Significant differences between the groups in psychological trait variables were only found in athletic identity, meaning (i.e., happiness), and postponing training as a volitional competence. In contrast to Costa et al. (2020) and our hypothesis, we found the highest athletic identity in athletes that experienced no change in motivation to exercise. It was significantly higher in those athletes in comparison to athletes that reported an increase in motivation to exercise. Athletic identity in the sample by Costa et al. (2020) was divided according to the median value within the sample and thus, might have led to different results. It can be speculated that in contrast to the idea that athletic identity contributes to athletes’ vulnerability during a crisis (Batey and Parry, 2020), it may be a protective factor in moderating changes in motivation to exercise.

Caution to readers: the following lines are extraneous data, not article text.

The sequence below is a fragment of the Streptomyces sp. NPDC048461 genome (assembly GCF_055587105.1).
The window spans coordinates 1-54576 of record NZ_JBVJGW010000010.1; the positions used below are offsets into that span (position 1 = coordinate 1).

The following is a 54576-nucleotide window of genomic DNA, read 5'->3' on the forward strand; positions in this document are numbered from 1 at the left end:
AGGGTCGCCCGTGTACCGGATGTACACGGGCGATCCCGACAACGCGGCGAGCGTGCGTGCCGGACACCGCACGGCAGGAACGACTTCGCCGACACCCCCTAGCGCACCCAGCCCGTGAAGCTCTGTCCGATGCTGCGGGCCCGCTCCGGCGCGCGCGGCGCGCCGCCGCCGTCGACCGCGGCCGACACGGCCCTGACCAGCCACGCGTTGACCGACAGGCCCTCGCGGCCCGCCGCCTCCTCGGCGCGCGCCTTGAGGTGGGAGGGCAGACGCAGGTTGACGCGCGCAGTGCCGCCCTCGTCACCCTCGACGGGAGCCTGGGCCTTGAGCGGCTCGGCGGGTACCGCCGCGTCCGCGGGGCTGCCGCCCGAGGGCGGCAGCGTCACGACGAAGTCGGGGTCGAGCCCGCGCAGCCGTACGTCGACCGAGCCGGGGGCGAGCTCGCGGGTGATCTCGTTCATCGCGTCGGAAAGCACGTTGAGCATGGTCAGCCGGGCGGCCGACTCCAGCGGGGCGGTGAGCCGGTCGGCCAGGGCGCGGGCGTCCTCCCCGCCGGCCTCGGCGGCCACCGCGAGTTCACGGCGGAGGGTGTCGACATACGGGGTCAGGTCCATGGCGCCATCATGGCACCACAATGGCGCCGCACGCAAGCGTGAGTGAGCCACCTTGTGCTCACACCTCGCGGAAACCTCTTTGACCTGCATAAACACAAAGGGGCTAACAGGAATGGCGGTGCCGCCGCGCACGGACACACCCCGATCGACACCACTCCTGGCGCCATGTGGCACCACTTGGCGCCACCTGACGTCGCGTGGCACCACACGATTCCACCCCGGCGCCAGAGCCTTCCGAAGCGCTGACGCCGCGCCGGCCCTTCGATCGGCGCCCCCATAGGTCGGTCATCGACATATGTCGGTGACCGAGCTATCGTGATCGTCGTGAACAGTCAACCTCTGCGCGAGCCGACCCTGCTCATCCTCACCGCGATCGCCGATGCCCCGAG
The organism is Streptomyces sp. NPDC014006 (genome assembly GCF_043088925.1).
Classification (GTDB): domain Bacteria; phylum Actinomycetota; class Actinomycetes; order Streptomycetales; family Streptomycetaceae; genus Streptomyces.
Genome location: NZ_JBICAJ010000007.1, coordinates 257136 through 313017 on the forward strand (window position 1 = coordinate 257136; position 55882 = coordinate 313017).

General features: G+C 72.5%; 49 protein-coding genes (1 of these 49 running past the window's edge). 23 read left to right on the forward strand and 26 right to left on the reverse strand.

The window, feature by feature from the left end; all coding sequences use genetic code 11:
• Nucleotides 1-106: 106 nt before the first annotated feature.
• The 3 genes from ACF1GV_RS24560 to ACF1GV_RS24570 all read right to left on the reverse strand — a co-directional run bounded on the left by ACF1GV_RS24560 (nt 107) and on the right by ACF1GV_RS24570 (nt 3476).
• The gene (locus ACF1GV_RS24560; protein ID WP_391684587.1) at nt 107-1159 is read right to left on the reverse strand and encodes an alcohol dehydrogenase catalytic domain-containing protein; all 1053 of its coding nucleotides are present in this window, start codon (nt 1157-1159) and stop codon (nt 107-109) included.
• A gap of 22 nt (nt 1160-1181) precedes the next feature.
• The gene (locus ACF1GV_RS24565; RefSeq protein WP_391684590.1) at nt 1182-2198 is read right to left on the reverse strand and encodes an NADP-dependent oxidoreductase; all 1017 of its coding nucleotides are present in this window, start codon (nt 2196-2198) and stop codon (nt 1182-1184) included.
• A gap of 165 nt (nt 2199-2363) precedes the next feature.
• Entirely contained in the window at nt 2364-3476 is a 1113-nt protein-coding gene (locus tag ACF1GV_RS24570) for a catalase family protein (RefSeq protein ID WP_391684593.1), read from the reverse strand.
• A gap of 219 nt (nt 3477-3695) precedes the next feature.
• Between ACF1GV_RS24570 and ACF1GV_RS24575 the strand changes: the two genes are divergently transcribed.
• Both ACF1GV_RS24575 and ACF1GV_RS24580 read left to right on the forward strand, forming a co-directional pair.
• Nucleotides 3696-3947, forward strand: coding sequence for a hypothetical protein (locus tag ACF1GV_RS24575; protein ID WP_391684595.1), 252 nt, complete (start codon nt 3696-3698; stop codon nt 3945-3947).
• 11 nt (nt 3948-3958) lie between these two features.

Higher levels in meaning on the orientation to happiness scale indicate a higher cultivation and orientation toward virtues and their use in service of a greater good, which is frequently but not necessarily of a religious nature (Peterson et al., 2007). Meaning is positively related to subjective well-being which is mediated via prosocial behavior and goal-directed behavior (for more details see e.g., Yang et al., 2017). Thus, individuals actively seek out chances to pursue their goals, which may explain the finding that athletes high in meaning, experience no change in motivation to exercise. Interestingly, we found significant positive correlations between meaning and task-oriented coping (p < 0.001, r = 0.38). A significantly higher level in meaning has only been detected in athletes who report no change in motivation to exercise compared to athletes with increased motivation. On the one hand this finding contradicts comparable research that detects a positive relation between meaning and motivation at work (Leite, 2018) and on the other, this might suggest that sport is used as compensation for meaning in life for athletes who increased their motivation to exercise. While this is arguably highly speculative, it should not be overlooked. In comparison, athletes who reported an increase in motivation to exercise showed lower levels in athletic identity compared to those reporting no change in motivation. It could be argued that athletes who report no change in motivation to exercise might have shifted their meaning toward their training to adapt to the pandemic. This idea is in line with the argument that the COVID-19 pandemic is such a drastic event that trait-like variables such as athletic identity can be affected (Costa et al., 2020, p. 2). However, due to our cross-sectional design, we cannot further investigate this potentially bidirectional link between meaning and athletic identity. Overall, again we argue that higher levels of meaning could help to stay balanced during situations of crisis (i.e., COVID-19 pandemic) as they foster task-oriented coping and goal-directed behavior.